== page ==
Go and listen to ‘Peggy Sue’ next to ‘Great Balls of Fire’ or ‘Roll Over Beethoven’ for example. The latter records are coming at you, jumping out of the speakers demanding your attention, whereas on Holly’s signature hit the sound is more intimate, conversational almost. Holly isn’t screaming his love at Peggy Sue, he is telling her, shyly. In fact he isn’t telling her directly at all, but would seem to be sat in his bedroom practicing aloud to himself what he would like to tell her if only he had the courage to say such things. In the first verse he tells us he feels blue, and then spends the rest of the song saying how much he loves her. Why does he feel so blue if he’s in love? It’s because Peggy Sue doesn’t know and maybe doesn’t care to know either. His love is doomed to be unrequited. Chuck Berry would never have written a song so obviously of the outsider. Holly is the geek’s rock n’ roller, and as such when Cuomo drew on his likeness for his own outsider’s anthem it was a perfect fit.


By drawing on the cultural strands inherent in both Happy Days and the image and music of Buddy Holly, Jonze and Weezer managed to create a piece of video art that is firmly rooted in modern American history and yet is juxtaposed by the music itself which was, and still is utterly contemporary. We have a 90’s sounding song married to a video which recreates a show which was a 70’s take on 50’s life in America, with the connection to that period accentuated by the association with a man who is indelibly linked with the rock n’ roll he helped to create and which Weezer as a band are direct descendants of. The synthesis of these elements is no less than a perfect summary of the role of pop culture in American life over a 40 year period.

Happy Days

It is a piece of Americana which endures because the picture and its various elements work together to create are as relevant now as they were in the 90’s, 70’s or 50’s. It’s not only relevant within America but globally. To non-Americans (like us) things like Buddy Holly, rock n’ roll, Happy Days, Fonzie, and the whole notion of geeks coming good (that’s the American dream – anyone can be a success) represent vividly a popular culture which has had a more profound effect on the world as a whole than any other in the last 100 years. All of that is here and perfectly encapsulated in a hugely enjoyable 4 minute pop video. The Fonz would give this a thumbs up and an “eyyyyyy” for sure, and we here at MVD are doing just the same…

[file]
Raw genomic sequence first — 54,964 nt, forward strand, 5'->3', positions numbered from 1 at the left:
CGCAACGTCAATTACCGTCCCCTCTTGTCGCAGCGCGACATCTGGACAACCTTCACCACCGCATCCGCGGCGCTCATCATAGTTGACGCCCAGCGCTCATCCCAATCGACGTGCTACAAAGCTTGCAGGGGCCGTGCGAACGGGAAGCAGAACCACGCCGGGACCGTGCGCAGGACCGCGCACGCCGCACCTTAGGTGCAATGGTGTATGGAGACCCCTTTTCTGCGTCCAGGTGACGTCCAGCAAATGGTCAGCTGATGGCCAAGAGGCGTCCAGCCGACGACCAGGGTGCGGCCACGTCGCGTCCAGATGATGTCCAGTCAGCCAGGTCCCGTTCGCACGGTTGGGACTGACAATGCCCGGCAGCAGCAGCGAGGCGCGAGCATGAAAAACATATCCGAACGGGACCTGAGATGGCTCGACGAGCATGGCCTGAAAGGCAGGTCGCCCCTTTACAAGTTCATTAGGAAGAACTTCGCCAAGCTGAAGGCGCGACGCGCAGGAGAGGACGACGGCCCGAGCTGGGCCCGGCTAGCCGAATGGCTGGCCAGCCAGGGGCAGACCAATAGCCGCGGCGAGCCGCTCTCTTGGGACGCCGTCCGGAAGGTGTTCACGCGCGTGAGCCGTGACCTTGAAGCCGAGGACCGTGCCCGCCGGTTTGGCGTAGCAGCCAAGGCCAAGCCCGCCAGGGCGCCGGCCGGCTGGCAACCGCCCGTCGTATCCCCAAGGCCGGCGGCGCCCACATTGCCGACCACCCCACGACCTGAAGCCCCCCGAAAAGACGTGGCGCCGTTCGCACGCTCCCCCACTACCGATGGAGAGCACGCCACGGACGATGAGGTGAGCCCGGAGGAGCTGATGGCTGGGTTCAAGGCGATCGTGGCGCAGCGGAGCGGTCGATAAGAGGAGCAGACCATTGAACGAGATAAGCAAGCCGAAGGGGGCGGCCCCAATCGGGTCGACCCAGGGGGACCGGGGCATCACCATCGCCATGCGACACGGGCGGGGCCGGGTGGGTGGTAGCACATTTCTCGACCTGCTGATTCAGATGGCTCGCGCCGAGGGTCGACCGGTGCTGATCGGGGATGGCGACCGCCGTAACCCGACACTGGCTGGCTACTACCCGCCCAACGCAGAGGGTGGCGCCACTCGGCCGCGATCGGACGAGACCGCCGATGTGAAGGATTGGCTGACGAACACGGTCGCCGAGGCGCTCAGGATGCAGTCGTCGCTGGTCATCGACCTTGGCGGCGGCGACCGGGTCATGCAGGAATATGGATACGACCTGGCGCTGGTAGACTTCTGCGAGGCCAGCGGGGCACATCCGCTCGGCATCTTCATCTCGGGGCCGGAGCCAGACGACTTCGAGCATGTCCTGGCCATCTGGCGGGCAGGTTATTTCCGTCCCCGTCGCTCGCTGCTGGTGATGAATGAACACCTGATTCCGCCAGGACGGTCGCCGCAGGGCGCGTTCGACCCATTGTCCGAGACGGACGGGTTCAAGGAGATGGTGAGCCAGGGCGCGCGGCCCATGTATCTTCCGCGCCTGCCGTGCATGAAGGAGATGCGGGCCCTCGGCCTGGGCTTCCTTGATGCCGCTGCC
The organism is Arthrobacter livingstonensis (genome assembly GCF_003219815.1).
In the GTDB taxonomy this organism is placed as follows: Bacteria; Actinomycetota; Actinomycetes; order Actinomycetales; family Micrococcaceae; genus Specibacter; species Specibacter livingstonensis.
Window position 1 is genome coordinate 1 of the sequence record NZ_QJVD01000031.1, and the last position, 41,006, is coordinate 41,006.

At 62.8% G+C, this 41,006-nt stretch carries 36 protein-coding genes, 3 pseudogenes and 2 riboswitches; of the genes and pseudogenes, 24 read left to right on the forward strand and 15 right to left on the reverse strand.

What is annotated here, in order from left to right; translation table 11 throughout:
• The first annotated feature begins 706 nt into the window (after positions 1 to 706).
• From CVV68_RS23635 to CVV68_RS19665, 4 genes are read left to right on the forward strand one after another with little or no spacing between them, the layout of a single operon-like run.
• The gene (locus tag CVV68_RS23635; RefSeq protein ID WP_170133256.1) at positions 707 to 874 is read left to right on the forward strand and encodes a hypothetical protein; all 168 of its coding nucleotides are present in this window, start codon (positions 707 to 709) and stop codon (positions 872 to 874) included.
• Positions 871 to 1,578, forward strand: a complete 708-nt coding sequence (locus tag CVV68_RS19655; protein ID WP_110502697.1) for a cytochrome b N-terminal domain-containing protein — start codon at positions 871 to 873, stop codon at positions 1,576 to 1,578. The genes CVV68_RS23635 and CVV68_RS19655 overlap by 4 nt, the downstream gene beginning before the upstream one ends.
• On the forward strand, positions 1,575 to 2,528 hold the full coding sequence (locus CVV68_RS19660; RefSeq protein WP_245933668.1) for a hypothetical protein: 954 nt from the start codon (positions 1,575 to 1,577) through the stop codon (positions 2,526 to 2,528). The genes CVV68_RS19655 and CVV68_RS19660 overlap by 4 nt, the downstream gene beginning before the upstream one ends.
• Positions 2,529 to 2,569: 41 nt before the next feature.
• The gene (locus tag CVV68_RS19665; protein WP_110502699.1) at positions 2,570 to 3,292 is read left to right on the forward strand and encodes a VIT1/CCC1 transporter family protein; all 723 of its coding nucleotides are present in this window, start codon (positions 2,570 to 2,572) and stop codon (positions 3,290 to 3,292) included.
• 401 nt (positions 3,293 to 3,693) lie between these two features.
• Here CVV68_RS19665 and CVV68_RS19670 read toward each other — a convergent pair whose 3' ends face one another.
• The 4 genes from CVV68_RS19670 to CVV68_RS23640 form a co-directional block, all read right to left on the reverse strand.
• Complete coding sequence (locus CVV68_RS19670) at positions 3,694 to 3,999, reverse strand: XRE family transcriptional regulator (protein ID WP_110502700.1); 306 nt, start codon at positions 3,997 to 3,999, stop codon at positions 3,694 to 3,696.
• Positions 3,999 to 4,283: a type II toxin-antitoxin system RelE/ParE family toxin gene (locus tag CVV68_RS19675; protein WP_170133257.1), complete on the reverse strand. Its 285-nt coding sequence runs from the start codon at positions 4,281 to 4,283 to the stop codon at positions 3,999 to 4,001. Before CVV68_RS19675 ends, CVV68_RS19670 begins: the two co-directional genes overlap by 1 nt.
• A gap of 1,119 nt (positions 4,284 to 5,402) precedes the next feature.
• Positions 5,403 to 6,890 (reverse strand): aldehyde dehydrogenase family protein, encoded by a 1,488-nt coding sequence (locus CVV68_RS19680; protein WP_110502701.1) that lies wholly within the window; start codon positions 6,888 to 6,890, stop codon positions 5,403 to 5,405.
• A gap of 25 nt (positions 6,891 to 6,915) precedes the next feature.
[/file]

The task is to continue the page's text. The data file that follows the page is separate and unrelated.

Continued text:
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3 thoughts on “Weezer and Spike Jonze’s Buddy Holly: “Americana” video

  1. This video did what it was supposed to do, it projected the images sent to the world of what America was like for “some” Americans in the 1950’s. While the lyrics of the song speak to “Homies dissing my girl” and other slang terms of the 90’s the urban element responsible for much of that colloquial language & (Rock & Roll itself) was missing from “The Good Old Days” video… This era had a split personality. You are correct that even the show was “idealized” or a sanitized version of what America really was back then and I guess that is what nostalgia through music can do and is in fact was this video does. It focuses our attention on the good, the fun, the care free nature of the moment. It makes us forget politics and the troublesome news of the day. It captures its audience and through its innocence, makes us believe that the world the songwriters paint through lyrics actually does (did) exist.

    1. Oh absolutely, the whole thing is a romantic fabrication, a rose-tinted view of an America that in truth only ever partially existed. The nostalgic elements of the video, and more so Happy Days itself, are an impressionistic fabrication that doesn’t draw directly on the 50’s as much as it does on people’s memories and second-hand apprehensions of the era. But it’s through such memories and romanticisations that so much of culture is constructed, and certainly ‘Americana’ is a trope that draws heavily on slightly misty-eyed constructions of American history and life and in doing so helps provide the USA with a memory of itself that it feels comfortable with, and which ignores it’s many failings and shortcomings.

      1. Those in the USA that feel “comfortable” with those memories are an isolated & dying breed and thankfully do not represent the majority (Even if they are the loudest)…Great Post!!!! Keep them coming!